On the heels of all of that was the SFWA and Ann Aguirre debacles. And I’d had enough.
Was ranting and name calling on Twitter the best way to handle that? No. It’s important for us to stand up against sexism, but it’s equally important that we do it the right way. Just this morning I received an email from a blog I follow. It’s featuring a new adult book about a female college student who starts a website for girls to rate the sexual ability of the guys they’ve dated on campus. I’m all about equality and I believe women shouldn’t be judged by what they do in the bedroom any more than a man should be. But if this was a book or movie about a guy with a website that ranks girls, there would be outrage. The sexual revolution was about owning our own bodies and our sexuality. It was about gaining the power to be respected as equals, not gaining the power to push others down. I’m sure the book in question has a great life lesson in there, but it’s not something I can or feel I should support. It sends the wrong message. Just like my tweets did.
Misogyny, propagated by men or women, is intolerable. A woman doesn’t have to be either the virgin or the whore. There’s a whole lot of grey area between those two descriptions, but people still lump women into one or the other. We can be beautiful and smart. We can be sexy and tough. We can love the color pink and be rocket scientists.
I personally know several women, myself included, who have been raped or molested by a friend or family member. It is not a joke. It is not a game. It is not a political debate. Just because a woman has boobs, or accentuates her curves, or is flirtatious, or drinks too much, it does not make it okay to harass, stalk, or touch her without permission. She is not asking for it. Just like a gay man walking out of a gay bar isn’t asking to be beaten by homophobic assholes. Just like a black kid walking down the street in a hoodie isn’t asking to be shot by racist assholes.
There’s not all bad news. Ann Aguirre has had an outpouring of support from both male and female writers and readers. The SFWA President and staff have committed to overhauling their publication and making the forums a safe place for all members (and I believe they’ll try). A recent study showed women are FINALLY earning equal pay to men in any many job markets (still, it’s sad that in the 50 years since the Equal Pay Act was signed by JFK, we are still only equal in some markets, not all). Regardless of salaries or job titles, there is still sexism in every industry across the board, including publishing. We’ve come a long way, but it’s sad that we even have to use that phrase because we still have such a long way to go. And the more issues we bring to light, the more times we stand up and say, “No,” the more pressure it puts on everyone else to change the status quo.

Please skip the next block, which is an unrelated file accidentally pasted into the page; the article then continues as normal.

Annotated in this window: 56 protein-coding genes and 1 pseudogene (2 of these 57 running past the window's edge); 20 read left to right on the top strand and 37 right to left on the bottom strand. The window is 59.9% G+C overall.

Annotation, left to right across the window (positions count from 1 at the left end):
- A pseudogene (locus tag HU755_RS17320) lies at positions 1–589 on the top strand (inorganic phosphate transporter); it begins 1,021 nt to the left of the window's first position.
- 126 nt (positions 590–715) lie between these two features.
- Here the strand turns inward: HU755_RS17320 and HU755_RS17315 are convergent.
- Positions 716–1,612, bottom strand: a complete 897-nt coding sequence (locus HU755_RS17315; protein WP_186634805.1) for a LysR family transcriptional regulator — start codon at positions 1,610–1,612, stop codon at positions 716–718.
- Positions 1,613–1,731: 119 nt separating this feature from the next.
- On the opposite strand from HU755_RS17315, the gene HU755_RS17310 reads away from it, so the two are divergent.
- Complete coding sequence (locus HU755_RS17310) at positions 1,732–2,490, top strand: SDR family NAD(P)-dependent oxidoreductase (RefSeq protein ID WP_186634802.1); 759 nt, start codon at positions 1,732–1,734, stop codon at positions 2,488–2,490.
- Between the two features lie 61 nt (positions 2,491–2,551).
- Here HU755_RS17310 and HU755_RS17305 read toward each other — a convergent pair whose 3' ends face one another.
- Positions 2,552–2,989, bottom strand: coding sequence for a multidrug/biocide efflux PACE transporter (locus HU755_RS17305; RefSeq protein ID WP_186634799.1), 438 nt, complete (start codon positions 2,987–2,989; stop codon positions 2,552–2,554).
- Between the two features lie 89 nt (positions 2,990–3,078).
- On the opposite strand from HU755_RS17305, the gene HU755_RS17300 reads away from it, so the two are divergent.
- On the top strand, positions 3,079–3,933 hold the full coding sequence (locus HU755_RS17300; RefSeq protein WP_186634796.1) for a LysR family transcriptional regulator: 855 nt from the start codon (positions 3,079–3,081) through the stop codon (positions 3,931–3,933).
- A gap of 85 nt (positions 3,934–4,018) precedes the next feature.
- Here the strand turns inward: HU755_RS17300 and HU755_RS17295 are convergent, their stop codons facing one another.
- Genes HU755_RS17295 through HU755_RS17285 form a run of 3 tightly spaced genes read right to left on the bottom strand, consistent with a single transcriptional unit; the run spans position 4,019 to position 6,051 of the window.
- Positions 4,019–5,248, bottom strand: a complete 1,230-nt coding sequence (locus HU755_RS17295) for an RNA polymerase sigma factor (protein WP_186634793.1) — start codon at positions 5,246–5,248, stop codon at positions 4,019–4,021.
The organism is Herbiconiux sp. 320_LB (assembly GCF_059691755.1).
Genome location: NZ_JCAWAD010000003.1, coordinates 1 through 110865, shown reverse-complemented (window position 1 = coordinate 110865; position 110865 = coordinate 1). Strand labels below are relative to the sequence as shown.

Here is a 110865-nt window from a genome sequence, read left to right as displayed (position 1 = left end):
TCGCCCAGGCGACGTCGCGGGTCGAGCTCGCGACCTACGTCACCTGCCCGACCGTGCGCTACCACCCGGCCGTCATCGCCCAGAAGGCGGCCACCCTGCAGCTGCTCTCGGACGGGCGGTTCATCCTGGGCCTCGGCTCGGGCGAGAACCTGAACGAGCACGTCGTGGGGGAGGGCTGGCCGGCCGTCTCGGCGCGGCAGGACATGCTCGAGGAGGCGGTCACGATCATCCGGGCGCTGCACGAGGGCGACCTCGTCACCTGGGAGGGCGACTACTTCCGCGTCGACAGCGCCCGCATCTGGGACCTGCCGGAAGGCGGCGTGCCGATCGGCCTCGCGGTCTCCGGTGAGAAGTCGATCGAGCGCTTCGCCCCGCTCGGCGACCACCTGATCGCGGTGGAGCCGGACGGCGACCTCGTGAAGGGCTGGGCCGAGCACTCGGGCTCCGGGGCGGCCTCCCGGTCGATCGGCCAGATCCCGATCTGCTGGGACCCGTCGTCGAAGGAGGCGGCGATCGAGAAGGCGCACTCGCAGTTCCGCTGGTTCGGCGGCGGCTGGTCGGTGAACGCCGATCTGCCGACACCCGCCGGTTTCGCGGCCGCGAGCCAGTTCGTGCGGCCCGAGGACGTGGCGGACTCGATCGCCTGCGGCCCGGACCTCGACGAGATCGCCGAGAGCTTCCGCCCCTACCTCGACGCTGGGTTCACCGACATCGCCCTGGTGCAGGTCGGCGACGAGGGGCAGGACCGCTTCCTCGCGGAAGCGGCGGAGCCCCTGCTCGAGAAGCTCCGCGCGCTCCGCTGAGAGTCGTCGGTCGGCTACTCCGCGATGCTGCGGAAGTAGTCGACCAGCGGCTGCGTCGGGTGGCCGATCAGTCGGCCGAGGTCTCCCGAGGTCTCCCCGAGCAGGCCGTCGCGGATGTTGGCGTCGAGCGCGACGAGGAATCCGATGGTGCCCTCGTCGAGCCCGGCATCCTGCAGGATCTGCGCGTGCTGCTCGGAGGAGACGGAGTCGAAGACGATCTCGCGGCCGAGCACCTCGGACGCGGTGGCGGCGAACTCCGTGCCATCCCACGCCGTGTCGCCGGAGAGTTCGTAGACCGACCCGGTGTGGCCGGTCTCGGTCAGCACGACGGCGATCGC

The “weaker sex” has a powerful voice. And we will not be silenced.
Edited at 2pm 6/4/13
It’s Valentine’s Day and what better way to celebrate my Cupid’s Conquest novella than with a giveaway! A few Evernight Publishing authors (including my fellow Cupid’s Conquests authors) have joined forces to bring you the Finding Cupid’s Arrows Blog Hop. There are some pretty awesome prizes involved, but first…a little about Valentine’s Day…
I was never a big Valentine’s Day kind of girl. I’m a romantic at heart, but I prefer spontaneous romanticism over forced romanticism. Fortunately, I have an incredible man who understands this completely. Of course, that doesn’t mean I’m not still a giant girly girl at heart. My first year working at a bank, the entire week of Valentine’s Day my coworkers were receiving giant bouquets and chocolates and bears and what have you. And, I admit, I was a little jealous. But when I got home that night there was a single rose in a vase with a tiny handwritten card from Carlos. Which I still have. And it still makes me a little teary to read. Love truly is about the little things.